[Marxism] No such thing as a bourgeois revolution?

Louis Proyect lnp3 at panix.com
Mon Apr 29 14:36:29 MDT 2013

On 4/29/13 3:12 PM, Louis Proyect wrote:
> Basically, the bourgeois revolution for lack of a better word preserves
> the power of the gentry in a new form. The best expression of this can
> be found in Lampedusa's "The Leopard": "Unless we ourselves take a hand
> now, they'll foist a republic on us. If we want things to stay as they
> are, things will have to change."

Neil Davidson, "How Revolutionary were the Bourgeois Revolutions?":

Although Trotsky referred several times to Prussian landlord leadership 
in the case of Germany, after "the belated German bourgeoisie proved 
incapable of achieving national unification through its own strength," 
he also wrote: “Bismarck only half-fulfilled this task, leaving almost 
intact the entire feudal particularist rubbish." The accuracy of this 
assessment is not in doubt; what is questionable is whether the survival 
of aspects of feudalism is incompatible with the completion of the 
bourgeois revolution. Gramsci was perhaps even more scathing about the 
leadership of the Italian Risorgimento: "Did they at least attain the 
end they set for themselves? 'They said that they were aiming at the 
creation of a modern state in Italy, and they in fact produced a 
bastard. They aimed at stimulating the formation of an extensive and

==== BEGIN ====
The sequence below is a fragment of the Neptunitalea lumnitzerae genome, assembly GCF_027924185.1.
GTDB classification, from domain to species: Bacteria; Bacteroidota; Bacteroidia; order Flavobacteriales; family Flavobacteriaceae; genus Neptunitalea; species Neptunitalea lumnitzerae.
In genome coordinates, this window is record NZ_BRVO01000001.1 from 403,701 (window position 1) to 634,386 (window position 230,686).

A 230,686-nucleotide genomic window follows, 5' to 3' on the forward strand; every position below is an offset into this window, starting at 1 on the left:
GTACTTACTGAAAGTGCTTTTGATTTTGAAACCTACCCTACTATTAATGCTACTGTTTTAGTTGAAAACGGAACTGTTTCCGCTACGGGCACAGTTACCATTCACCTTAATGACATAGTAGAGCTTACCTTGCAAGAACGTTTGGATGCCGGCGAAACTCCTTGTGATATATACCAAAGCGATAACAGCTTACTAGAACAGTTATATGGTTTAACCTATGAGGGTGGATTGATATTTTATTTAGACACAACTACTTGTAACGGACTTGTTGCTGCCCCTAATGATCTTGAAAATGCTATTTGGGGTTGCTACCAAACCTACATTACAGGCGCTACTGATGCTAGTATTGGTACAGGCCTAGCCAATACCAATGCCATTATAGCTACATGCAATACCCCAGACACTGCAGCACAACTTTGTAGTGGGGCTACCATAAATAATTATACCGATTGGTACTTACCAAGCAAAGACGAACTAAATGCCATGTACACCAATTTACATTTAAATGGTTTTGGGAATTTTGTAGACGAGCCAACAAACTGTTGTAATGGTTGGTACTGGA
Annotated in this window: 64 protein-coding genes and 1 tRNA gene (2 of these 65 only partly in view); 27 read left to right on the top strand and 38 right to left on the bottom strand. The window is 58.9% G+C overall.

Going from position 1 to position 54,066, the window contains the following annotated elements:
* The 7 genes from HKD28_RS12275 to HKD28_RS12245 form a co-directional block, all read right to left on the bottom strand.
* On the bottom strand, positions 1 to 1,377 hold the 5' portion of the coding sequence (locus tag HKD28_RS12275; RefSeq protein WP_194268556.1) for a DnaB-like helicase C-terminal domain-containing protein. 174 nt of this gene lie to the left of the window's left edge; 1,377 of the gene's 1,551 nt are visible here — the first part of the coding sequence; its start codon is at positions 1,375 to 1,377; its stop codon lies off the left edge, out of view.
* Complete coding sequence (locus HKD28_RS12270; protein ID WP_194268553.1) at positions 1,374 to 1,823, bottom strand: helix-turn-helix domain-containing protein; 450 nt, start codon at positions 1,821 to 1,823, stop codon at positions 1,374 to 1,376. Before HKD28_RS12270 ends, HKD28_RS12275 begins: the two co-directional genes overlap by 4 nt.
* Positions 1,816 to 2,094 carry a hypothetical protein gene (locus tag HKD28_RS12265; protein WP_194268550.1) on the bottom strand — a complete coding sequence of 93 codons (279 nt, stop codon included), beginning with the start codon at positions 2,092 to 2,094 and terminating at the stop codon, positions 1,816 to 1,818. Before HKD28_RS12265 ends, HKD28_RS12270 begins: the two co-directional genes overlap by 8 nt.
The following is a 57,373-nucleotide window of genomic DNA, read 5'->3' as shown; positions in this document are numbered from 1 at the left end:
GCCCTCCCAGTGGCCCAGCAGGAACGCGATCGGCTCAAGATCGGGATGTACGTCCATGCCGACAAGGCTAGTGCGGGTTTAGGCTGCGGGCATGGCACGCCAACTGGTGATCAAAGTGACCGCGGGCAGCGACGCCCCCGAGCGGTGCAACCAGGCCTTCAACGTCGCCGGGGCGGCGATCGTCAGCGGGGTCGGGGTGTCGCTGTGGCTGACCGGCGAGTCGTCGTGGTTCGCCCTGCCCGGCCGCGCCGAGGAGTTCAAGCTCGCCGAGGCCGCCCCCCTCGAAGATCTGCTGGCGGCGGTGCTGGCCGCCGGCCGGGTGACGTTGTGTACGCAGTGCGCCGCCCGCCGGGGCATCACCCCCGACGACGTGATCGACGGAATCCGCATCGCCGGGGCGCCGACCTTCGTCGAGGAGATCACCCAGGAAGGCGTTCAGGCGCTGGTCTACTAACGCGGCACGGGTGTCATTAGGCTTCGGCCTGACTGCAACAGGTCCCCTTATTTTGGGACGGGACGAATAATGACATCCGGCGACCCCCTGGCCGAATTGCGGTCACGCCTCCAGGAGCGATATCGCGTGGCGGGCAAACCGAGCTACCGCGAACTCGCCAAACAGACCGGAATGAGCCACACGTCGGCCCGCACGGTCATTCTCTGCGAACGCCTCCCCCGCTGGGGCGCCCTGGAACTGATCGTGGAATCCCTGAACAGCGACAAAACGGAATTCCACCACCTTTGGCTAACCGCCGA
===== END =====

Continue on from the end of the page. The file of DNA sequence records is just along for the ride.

energetic ruling class; and they did not succeed; at integrating the 
people into the framework of the new state and they did not succeed."

As we shall see, Gramsci nevertheless believed that the Italian 
bourgeois revolution was completed by the Risorgimento. Trotsky's 
ambivalence toward the parallel process of German Unification was once 
again inherited by at least some of his followers. The great French 
historian Pierre Broue, for example, argued that although Germany was 
"an advanced capitalist country," it was still the site of "an 
incomplete bourgeois revolution": "Indeed, we may regard the first 
result of the November [1918] Revolution as the fulfillment of the 
bourgeois revolution which as aborted midway through the nineteenth 
century." In relation to the revolution of 1918 however, Trotsky himself 
maintained that the bourgeois revolution had already been completed: "As 
to the German Revolution of 1918, it was no democratic completion of the 
bourgeois revolution, it was proletarian revolution decapitated by the 
Social Democrats; more correctly, it was a bourgeois counter-revolution, 
which was compelled to preserve pseudo-democratic forms after its 
victory over the proletariat' What led Trotsky to contradict himself in 
this way?

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